Mixed Reactions As Nigerian Student Uses All His Life Savings To Start His Studies Abroad In Togo After 3 ASUU Strikes

An erstwhile insurance student of Ahmadu Bello University, Zaria has quit his studies in the country to continue his studies in Togo with his life savings, saying thay he took the tough decision due to the lingering ASUU strike.


The promiscuous young man named Lukman Yusuf Alabi disclosed that in his journey to academic success in Nigeria, he has been hit three times by JAMB, and three times by ASUU. Meaning that he wrote JAMB exams thrice before gaining admission.

Despite being in his 300 level studying Insurance at a Nigerian university, the young man quit the program he was undergoing to read economics at Institute of Advanced Study of International and Strategic Relations, Lome, Togo.

He shared this news on his LinkedIn page. Read what he wrote below;


“My entrance into the university was graced with Industrial strike by the Academic Staff Union and unfortunately I have experienced two more industrial strike actions by ASUU during my university days, thereby losing two academic sessions within a space of 4 years.

“For many Nigerian students, this uncertainty of the future has caused a new type of frustration hindering our ability to make plans strategically. Many had lost valuable opportunities, others have dropped out. That’s the sad fate of thousands of Nigerian students in public universities and there seems to be no hope in sight.” – HE SAID

he continued by writing;


“It’s with deep sense of pain, courage and hope intertwined that I made the decision to transfer to Iheris university in Lome (Togo) to complete my University education. (My choice of university and decision to travel out of the country was a combination of factors including Quality, Accreditation and cost). “I feel sad that I will have to leave my lecturers with whom we have built solid relationships, My friends with whom we have unfadable memories, the environment which I call home.”

Speaking with our correspondence on this, he said;

“The main challenge I encountered was internal, I felt extremely sad that I’d have to leave my university in order to progress, I felt bad that our government couldn’t save our educational system, also been the class rep in my departmental level, many of my students see me as a motivation due to my academic standing, I felt like I had let them down. I was the president of The Ahmadu Bello University’s The investment society (TIS) and we had great plans to grow the next set of finance professionals from the north, I wanted to contest as the president of my faculty for the next session.”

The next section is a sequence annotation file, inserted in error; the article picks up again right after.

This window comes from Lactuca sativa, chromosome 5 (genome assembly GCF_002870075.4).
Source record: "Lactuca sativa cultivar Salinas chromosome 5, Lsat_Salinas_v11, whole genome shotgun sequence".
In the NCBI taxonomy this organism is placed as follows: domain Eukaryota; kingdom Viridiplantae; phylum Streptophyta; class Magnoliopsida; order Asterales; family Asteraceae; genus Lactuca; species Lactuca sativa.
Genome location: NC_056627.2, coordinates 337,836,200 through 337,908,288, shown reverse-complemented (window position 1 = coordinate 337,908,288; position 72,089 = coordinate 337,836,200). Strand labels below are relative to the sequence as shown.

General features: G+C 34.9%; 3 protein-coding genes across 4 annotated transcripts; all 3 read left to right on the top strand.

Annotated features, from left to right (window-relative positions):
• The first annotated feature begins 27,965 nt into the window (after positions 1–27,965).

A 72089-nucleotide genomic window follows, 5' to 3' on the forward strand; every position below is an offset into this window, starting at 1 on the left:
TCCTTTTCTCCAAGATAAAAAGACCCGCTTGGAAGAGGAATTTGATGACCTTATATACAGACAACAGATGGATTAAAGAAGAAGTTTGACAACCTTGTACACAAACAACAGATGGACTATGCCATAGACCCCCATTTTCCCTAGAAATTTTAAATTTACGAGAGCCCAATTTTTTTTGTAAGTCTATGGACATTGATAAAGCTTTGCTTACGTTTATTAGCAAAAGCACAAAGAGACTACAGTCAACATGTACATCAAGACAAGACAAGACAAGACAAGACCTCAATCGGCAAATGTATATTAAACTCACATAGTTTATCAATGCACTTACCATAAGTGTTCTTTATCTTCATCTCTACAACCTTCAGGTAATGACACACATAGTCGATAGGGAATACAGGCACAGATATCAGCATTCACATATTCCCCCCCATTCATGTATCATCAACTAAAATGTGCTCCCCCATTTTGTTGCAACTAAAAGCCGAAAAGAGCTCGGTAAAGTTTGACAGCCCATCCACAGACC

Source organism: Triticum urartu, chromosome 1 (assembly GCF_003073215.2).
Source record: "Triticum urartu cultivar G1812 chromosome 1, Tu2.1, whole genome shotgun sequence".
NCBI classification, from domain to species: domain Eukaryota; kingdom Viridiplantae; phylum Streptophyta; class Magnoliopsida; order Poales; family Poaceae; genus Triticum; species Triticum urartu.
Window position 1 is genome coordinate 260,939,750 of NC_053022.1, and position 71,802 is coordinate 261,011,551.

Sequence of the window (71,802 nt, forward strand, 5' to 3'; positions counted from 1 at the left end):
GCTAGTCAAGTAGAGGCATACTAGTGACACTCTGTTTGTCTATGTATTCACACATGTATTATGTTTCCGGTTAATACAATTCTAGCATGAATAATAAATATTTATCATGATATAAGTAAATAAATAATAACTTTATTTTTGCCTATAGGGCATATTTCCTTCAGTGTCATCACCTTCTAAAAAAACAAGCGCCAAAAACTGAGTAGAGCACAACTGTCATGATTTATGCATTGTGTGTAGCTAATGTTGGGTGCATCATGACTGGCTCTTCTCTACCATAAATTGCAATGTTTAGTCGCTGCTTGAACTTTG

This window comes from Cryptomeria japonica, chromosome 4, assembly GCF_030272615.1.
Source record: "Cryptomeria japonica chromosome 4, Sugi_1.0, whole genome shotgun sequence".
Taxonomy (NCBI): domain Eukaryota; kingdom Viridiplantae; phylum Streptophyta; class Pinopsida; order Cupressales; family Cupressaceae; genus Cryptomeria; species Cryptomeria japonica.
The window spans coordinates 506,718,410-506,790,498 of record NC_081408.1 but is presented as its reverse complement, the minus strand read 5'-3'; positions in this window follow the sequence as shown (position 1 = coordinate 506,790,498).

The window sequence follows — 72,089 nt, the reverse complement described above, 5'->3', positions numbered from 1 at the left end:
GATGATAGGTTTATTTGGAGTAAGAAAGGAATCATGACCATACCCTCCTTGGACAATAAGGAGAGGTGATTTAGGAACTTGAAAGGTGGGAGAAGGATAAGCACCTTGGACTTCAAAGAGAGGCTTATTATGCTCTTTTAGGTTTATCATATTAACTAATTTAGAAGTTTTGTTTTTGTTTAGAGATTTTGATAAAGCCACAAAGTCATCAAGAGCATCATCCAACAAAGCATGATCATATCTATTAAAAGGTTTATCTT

Yusuf added;

“All of these thoughts were what I had to battle with. The admission process was quite seamless, I was in a strong first-class standing before the strike so I had no issues switching. In terms of finances, I took a big risk, I used up my life savings for this, but I think it’s worth it. “And the only reason I am able to afford this myself was because I saved up some money during my internship at the World bank in the United States.” Why Yusuf waited this long before transfering On why he stayed this long before making the switch, Yusuf said his fear of uncertainty informed his decision. “The main reason I waited this long was because I loved my university, also I have invested a lot in building good reputation, friendships and relationships. Anytime ASUU goes on strike, I tried to remain optimistic and hopeful, i engage in taking online courses and undergoing internships.

“Last year, I made it to the world bank Treasury at Washington DC for a 3 months internship and the expectation was that I had to graduate by August – December 2023 to stand a chance of getting back for a 2 year contract at the bank, also I have numerous other opportunities which requires me to graduate at the earliest possible time.” He added: “I have also lost hope in Nigeria’s educational system. If ASUU calls of today, there’s still no guarantee I will graduate in 2024 because if the government doesn’t fulfill ASUU’s demand, the likelihood of a future strike is imminent. I don’t want to take another risk, My ID card says I graduated in August 2022, the fear of uncertainty was my greatest reason for transferring now.”

Credit: legit Ng

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